Uncut platform gives college athletes a voice beyond sports

CHAPEL HILL, N.C. (WTVD) -- It didn't take long for UNC student Luke Buxton to get confirmation he was on to something important.

"Garrison (Brooks) came up to me and he said, 'thank you for your team for the entirety of "Uncut" for asking me a question outside of basketball. It's the first time I've ever been asked a question not related to the sport I play,'" Buxton recalled.

Buxton and his partners were inspired to create the Uncut platform after sharing a class with a half dozen UNC athletes and seeing them present about social issues that were important to them.

"It was the first time as a longtime UNC fan that I saw these athletes talk about their values, their passions, their interests. Things they cared about outside of their sport," Buxton said.

Uncut was born soon after. The goal -- to give athletes an avenue to share their whole self. Their interests, their concerns, their story.

Nakeie Montgomery is a star Duke lacrosse player.

"It's important for athletes to understand that we aren't just athletes," Montgomery said. "You know, that, that's one of our talents, playing sports is definitely one of our talents, but that's not all we are. It's not all that there is to our name."

Montgomery's story of the village that helped raise him into the person he is today was the first piece released by Uncut's new Duke chapter.

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"I wanted to be the trailblazer and inspire other people to do the same and show other student-athletes that it's OK to be vulnerable and show who you are." he said.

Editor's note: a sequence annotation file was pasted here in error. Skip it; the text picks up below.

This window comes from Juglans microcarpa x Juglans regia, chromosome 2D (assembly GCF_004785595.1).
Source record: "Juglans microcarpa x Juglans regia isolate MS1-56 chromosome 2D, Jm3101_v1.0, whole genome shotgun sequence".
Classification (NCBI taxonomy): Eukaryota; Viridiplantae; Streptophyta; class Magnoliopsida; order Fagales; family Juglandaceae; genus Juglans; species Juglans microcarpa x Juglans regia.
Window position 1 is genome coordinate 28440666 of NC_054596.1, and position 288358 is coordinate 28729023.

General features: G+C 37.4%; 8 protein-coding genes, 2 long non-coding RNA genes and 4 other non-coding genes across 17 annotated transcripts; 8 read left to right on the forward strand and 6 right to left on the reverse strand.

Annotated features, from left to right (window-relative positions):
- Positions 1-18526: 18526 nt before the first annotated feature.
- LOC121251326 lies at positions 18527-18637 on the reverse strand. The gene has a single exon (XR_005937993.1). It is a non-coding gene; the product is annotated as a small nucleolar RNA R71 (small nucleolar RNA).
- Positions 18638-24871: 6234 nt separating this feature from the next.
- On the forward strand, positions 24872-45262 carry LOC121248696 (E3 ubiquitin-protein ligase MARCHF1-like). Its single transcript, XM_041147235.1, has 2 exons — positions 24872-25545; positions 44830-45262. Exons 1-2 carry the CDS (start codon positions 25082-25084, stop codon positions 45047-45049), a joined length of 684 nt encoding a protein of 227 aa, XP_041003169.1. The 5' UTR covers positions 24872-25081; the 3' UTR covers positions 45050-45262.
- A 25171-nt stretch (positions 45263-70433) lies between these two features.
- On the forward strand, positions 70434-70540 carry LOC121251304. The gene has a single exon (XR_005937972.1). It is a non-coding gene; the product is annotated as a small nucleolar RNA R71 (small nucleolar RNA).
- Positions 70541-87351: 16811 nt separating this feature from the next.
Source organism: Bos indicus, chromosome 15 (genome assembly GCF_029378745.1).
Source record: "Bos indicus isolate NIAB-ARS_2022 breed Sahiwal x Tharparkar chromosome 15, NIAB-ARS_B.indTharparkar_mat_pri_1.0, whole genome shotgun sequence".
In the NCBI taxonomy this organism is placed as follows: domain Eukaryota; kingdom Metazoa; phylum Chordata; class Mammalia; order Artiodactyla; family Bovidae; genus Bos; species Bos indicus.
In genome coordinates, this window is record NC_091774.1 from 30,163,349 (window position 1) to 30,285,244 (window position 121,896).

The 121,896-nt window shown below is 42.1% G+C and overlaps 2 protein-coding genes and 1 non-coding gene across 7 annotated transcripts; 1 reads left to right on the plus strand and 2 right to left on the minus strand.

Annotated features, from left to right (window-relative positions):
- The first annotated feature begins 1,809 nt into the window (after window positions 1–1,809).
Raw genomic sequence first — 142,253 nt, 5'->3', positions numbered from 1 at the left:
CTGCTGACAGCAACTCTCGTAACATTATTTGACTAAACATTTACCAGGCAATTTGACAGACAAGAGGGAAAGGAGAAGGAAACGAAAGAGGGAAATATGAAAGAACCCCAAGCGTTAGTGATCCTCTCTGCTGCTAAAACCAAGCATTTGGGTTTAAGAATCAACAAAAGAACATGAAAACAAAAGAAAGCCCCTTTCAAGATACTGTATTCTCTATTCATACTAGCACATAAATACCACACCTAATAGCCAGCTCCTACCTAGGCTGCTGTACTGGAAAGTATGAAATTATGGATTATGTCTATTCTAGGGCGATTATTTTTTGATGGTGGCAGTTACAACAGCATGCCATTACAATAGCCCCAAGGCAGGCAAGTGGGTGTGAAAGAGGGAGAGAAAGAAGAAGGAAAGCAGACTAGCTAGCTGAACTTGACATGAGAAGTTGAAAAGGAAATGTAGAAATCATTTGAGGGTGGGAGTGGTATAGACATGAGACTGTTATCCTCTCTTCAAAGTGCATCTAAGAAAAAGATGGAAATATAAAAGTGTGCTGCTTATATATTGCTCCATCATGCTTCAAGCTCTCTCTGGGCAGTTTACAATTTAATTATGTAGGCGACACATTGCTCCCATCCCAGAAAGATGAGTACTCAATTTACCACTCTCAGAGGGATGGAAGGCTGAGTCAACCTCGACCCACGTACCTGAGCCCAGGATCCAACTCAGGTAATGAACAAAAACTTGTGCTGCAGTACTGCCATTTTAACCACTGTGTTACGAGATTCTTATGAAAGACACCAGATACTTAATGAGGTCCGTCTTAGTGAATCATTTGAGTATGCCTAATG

Daniela Schneider helped bring Uncut to Duke. She'd had a similar notion before learning it was already in motion at North Carolina.

"Being a Tar Heel or being a Blue Devil is what's empowering about us coming together just because we are looking beyond the rivalry to realize that this is something that is going on with college athletes," she said.

There's an Uncut Boone now to tell Mountaineer stories at Appalachian State. The growth is proof positive of the need for athletes to expand the way in which they're perceived. Buxton is excited to watch the project take hold elsewhere.

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"As we continue to keep telling stories, it's just amazing to see the response of not only student-athletes supporting student-athletes, but student-athletes wanting to come forward and being inspired by other student-athletes to share their own stories," Buxton said.

Montgomery wants his fellow campus athletes to fully realize the power they can have.

"To allow the word athlete to be a muzzle to us is gravely discounting ourselves and our worth and our value," he said.
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